Fork, Field and Form

R.D. Laing in the first chapter "Phantasy and Experience" in the collection of essays Self and Other takes up the 1952 work of Susan Isaacs "The nature and function of Phantasy". Aside from whatever critique Laing mounts there is a very interesting statement in the summarized argument that deserves close attention:

The earliest phantasies are experienced as sensations: later they take the form of plastic images and dramatic representations.

This could be read as a syntagm: the sensation gives rise to a plastic image which in turn gives rise to a dramatic representation. Alternatively, the "and" can be read as a disjunction and lead to a non-succesive reading. The sensation gives rise to a plastic image or to a dramatic representation.

And now to speculate: a subsequent sensation is necessary to effect either the gelling into a plastic image or the move to a dramatic representation. A set of sensations is necessary to the transformation. Indeed in rereading Isaacs, one notices that the formulation of phantasies, plural, being experienced as sensations, plural, leaves open the possibility of a single phantasy being experienced as a set of sensations. Multiple sensations would be necessary to mediate the form taking whether of a plastic image or a dramatic representation. The multiple is the entry way into the domain of the comparable: up, down, before, after, etc. That which is open to comparison is situatable.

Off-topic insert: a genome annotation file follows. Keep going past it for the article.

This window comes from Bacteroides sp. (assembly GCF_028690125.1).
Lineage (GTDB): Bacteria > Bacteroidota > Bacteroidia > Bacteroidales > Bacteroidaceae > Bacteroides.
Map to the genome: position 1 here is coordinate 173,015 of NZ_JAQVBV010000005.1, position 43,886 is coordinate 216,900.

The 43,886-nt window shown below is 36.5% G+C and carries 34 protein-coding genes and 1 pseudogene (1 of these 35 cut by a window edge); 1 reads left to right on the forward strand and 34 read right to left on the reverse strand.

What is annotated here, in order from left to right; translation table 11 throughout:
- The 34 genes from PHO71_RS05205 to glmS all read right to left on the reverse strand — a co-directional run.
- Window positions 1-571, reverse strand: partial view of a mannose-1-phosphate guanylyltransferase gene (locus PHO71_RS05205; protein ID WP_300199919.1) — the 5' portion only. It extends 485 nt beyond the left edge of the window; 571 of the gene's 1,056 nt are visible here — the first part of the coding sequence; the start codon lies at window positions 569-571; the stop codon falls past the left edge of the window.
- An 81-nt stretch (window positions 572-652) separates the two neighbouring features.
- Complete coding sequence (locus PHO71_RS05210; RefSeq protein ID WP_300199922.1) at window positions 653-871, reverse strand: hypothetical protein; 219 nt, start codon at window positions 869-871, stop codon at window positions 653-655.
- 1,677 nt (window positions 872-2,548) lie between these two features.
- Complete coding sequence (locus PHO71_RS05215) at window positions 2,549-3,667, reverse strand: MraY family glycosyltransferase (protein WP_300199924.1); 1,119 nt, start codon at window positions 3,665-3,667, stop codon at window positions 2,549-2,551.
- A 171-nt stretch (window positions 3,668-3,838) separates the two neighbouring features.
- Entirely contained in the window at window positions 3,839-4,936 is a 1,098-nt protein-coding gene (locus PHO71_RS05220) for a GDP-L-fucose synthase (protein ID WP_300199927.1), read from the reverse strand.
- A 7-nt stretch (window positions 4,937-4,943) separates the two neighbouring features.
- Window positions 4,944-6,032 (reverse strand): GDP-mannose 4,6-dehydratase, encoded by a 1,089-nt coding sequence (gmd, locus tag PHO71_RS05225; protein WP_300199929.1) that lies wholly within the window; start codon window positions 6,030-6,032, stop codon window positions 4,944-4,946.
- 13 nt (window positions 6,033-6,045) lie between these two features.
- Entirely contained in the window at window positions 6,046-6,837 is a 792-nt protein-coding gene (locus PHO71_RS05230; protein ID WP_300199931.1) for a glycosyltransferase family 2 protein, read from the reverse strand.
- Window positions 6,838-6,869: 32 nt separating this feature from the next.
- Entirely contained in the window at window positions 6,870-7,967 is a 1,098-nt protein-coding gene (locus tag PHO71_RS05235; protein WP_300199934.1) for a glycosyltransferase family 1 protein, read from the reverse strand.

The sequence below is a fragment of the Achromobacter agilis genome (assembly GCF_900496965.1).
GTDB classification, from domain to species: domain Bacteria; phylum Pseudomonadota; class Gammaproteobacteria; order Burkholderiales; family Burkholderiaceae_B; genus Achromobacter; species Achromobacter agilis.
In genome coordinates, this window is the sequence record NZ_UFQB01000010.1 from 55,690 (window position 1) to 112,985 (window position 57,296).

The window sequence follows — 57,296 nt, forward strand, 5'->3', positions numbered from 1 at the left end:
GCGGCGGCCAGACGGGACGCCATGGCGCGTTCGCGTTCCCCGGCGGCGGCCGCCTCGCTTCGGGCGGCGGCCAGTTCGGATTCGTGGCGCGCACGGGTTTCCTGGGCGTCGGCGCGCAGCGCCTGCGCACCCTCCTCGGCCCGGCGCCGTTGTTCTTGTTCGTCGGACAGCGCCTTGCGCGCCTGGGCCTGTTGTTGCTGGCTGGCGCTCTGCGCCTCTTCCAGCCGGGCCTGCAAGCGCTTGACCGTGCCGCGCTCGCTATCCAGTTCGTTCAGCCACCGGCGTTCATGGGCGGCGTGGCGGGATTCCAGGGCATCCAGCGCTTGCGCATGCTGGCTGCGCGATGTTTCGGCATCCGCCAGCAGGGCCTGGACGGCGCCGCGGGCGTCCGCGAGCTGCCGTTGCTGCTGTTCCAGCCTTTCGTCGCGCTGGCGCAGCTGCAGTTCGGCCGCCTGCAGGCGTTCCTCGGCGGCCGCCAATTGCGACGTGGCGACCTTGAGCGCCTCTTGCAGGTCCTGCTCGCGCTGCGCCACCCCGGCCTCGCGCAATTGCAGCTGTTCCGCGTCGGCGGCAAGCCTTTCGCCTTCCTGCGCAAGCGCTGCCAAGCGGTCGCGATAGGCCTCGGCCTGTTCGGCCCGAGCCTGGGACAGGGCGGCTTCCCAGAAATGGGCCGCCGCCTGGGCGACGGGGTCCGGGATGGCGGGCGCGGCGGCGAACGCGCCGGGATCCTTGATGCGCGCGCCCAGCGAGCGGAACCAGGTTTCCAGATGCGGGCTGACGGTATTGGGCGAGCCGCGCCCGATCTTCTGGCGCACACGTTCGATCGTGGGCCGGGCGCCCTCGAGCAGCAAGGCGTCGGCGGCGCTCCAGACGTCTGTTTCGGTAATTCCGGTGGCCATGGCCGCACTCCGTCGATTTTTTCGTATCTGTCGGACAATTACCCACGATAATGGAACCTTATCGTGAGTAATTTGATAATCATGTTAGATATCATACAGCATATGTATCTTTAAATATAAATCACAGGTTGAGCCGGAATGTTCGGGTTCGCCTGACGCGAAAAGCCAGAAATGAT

And it is intriguing that the next statement in the listing is concerned with localization:

Phantasies have both psychic and bodily effects, e.g. in conversion symptoms, bodily qualities, character and personality, neurotic symptoms, inhibitions and sublimations.

So much drama and so many plastic poses!

And so for day 243